October 21, 2020
Understanding Google’s “Customer Value” Feature
With the rise of COVID-19 last Spring, advertisers were quick to pull any copy and creative around handshaking, traveling, and large gatherings out of fear of appearing to lack awareness during the pandemic. Advertisers replaced this messaging with a sense of social consciousness and responsibility that sought to support consumers during a time of economic volatility, social distancing, and stay-at-home orders.
While consumers were initially receptive to this shift in messaging, it’s now being viewed as a “double-edged sword” according to the US Head of Real Talk Insights, whose recent study looked at attitudes toward COVID-19-related advertising. While 63% of people were still happy to see brands addressing this topic, 44% said they all blend together, and only 28% felt these ads were unique and thoughtful.
With that in mind, and now approaching month six of the pandemic, analyzing the data you now have on the ads you launched will be critical to making them actually meaningful to your prospective customers. Here are some things to consider as you navigate ad copy testing in this ever-changing environment.
1. Analyze Your Trending Performance
If you are an advertiser that began shifting messaging at the onset of the pandemic, observe the performance of your COVID-related ads in comparison to 1) trending performance and 2) performance against your more traditional evergreen ads.
Suppose you have been testing messaging around staying at home and notice engagement metrics like click-through rates, or even conversion rates, trending downward. In this case, that may be a sign that your audience is not resonating with your messaging as much and that you should consider testing something else. You can also run a comparison of COVID-19-related ads to non-COVID-related ads across your campaigns.
Take this example of anonymized trending performance from an e-commerce advertiser:
Here we can see relative metrics like CTR and conversion rates trending down since May or June, indicating that the target audience is resonating less with this COVID-themed messaging over time and causing performance to become softer. This instance would be an opportunity for you to consider reverting to evergreen ad copy that performed well before the pandemic (see next point on this) or testing a new concept altogether to improve your ad performance.
In some cases, however, COVID-related messaging can actually still outperform your evergreen ads, especially if you are in an industry positively impacted by the pandemic. Take this example of a home subscription advertiser using anonymized data for the last 30 days:
Based on this data, we can see that “Stay at Home” copy actually yielded a stronger CTR and CPA with comparable conversion rates compared to its evergreen counterpart, all in a recent time frame. Comparing two sets of messaging can add important context, even if COVID-themed messages overall aren’t as effective as they were in Q2.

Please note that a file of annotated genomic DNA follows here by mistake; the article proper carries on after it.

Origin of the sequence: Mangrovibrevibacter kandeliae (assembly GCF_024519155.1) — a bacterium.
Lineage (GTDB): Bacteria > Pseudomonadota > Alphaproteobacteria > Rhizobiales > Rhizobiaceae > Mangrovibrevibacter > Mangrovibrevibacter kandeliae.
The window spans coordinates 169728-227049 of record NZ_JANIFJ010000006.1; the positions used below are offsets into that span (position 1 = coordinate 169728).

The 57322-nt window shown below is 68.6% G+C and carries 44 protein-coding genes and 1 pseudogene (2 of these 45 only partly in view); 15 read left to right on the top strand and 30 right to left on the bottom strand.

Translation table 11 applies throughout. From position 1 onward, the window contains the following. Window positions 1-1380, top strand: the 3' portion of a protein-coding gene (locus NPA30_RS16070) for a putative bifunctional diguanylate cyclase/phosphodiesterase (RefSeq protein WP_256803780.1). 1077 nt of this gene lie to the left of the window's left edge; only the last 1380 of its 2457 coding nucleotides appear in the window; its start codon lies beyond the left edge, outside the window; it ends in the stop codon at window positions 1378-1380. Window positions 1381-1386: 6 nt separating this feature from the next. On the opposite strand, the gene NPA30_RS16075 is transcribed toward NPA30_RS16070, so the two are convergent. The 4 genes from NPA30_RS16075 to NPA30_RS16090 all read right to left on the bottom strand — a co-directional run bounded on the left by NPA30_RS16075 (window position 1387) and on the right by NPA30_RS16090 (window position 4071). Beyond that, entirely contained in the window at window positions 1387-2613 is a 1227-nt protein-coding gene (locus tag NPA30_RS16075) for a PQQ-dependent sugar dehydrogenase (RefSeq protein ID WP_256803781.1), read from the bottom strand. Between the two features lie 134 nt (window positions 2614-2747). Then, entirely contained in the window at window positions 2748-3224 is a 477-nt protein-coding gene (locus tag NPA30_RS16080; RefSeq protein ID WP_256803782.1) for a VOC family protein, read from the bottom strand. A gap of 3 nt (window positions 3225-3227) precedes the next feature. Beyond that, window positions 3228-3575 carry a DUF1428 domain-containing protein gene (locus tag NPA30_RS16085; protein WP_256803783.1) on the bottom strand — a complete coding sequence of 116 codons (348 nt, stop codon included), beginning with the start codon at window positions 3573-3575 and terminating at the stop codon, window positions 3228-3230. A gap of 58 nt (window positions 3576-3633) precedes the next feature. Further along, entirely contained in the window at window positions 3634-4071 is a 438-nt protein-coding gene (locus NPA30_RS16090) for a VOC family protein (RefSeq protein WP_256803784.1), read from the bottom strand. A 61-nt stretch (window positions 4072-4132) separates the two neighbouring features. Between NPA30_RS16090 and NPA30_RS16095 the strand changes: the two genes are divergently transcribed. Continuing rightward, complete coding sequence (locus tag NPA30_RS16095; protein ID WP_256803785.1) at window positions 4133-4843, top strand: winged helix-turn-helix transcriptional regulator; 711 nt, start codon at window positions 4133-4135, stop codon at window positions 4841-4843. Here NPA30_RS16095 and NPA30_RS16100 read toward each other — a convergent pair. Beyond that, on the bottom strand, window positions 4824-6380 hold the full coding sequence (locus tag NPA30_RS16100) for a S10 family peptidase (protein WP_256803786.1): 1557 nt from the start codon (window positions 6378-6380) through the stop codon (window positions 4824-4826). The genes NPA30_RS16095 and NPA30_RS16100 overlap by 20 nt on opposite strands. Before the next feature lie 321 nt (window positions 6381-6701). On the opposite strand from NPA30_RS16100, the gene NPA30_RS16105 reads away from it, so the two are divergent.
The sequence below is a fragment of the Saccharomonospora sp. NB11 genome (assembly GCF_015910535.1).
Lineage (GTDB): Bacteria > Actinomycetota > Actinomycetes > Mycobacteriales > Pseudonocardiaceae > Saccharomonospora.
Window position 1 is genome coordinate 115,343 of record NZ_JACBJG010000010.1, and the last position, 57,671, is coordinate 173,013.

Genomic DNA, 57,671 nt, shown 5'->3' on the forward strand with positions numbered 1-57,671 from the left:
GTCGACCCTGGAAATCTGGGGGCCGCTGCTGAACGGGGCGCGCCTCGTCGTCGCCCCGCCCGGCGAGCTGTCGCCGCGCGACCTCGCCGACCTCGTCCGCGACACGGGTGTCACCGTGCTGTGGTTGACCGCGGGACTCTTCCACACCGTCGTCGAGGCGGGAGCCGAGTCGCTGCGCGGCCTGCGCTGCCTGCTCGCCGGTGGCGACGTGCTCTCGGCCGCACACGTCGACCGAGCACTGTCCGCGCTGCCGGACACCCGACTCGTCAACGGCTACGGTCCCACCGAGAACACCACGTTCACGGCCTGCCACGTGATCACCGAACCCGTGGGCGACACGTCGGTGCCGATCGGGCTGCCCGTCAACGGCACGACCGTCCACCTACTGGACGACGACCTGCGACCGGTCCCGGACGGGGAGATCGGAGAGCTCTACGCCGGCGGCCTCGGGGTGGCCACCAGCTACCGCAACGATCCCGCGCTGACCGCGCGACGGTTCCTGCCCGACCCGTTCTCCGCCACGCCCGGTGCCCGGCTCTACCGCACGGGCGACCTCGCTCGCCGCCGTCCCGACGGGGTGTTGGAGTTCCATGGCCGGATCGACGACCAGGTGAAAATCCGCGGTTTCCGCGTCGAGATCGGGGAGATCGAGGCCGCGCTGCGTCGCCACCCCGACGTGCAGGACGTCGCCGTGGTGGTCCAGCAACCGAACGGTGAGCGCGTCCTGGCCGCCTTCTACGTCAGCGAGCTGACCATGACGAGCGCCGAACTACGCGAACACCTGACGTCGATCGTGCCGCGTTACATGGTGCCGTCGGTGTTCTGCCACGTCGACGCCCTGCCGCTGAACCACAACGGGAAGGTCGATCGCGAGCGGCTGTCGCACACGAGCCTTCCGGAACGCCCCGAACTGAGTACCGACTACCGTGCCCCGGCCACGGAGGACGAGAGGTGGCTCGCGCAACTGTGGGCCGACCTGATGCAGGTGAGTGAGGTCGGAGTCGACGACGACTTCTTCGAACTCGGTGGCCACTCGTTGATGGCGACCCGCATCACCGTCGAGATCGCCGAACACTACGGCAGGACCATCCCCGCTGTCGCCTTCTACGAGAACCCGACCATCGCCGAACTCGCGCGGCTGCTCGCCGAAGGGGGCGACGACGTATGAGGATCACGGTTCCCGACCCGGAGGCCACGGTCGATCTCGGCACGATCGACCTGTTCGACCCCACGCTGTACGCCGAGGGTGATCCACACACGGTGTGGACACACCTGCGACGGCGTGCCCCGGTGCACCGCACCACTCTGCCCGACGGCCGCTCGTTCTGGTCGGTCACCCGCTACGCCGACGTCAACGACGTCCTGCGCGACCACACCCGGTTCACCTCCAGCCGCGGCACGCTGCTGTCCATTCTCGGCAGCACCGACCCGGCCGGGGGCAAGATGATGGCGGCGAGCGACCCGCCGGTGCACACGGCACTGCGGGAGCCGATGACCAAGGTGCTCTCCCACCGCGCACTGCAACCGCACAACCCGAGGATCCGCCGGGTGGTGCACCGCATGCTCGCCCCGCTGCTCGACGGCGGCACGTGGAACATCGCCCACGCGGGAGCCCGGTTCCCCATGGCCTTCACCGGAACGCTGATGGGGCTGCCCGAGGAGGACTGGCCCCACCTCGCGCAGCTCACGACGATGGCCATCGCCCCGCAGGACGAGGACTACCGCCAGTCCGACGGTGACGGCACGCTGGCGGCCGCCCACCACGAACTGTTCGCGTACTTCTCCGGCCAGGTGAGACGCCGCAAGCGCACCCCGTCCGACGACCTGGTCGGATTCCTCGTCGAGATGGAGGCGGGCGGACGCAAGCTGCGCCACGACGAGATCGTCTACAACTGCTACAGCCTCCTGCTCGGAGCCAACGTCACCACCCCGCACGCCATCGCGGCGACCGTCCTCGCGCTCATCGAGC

2. Find the New Balance In Messaging
Although consumers may be tired from hearing about COVID-19, you should still strive to find a balance in your ad copy between being mindful of new consumer lifestyles as a result of the pandemic and establishing a sense of “normalcy” for your audience.
Take the make-up industry for example. Currently, it might appear oblivious for a make-up company to advertise glittery eyeshadows to get the “perfect night-out look.” However, it could be a good opportunity for the company to push a message of self-positivity through make-up to convince their audience to purchase their products and create a sense of normalcy and heightened self-confidence. This case is especially relevant since many professionals have been working from home for most of the year and likely have not put on as much make-up as they did before the pandemic.
3. Gauge Engagement Metrics From Other Channels
Another way to assess your COVID copy performance is by analyzing consumer sentiment through other channels such as Facebook, Instagram, or YouTube. Similar to SEM, you can analyze performance metrics like CTR and conversion rates to gauge consumer sentiment by tying sentiment to purchase behavior.
However, you can also get a sense of this sentiment by analyzing other engagement metrics like comments, likes, view rate, etc. If your messaging is not resonating with consumers as much, you would expect overall ad engagement to decrease (fewer likes, comments, lower view rates) as a result of ad fatigue, COVID fatigue, or both. In some cases, you can see this be reflected through increased negative sentiment in engagement metrics such as an increased number of “angry” emojis on Facebook over time or increasingly negative comments on your ads. Either way, you can use engagement metrics in non-SEM channels to gauge how your audience is responding to your ads.
Although consumers generally may be less receptive to COVID-19 messaging, your current copy may still perform well with your audiences as long as your message is resonating with consumers as well as your brand.
As long as you let the data drive your ad copy testing decisions, you can continue to drive strong ad performance in this volatile time. If you need more help on ad copy and marketing through uncertainty, contact our team today.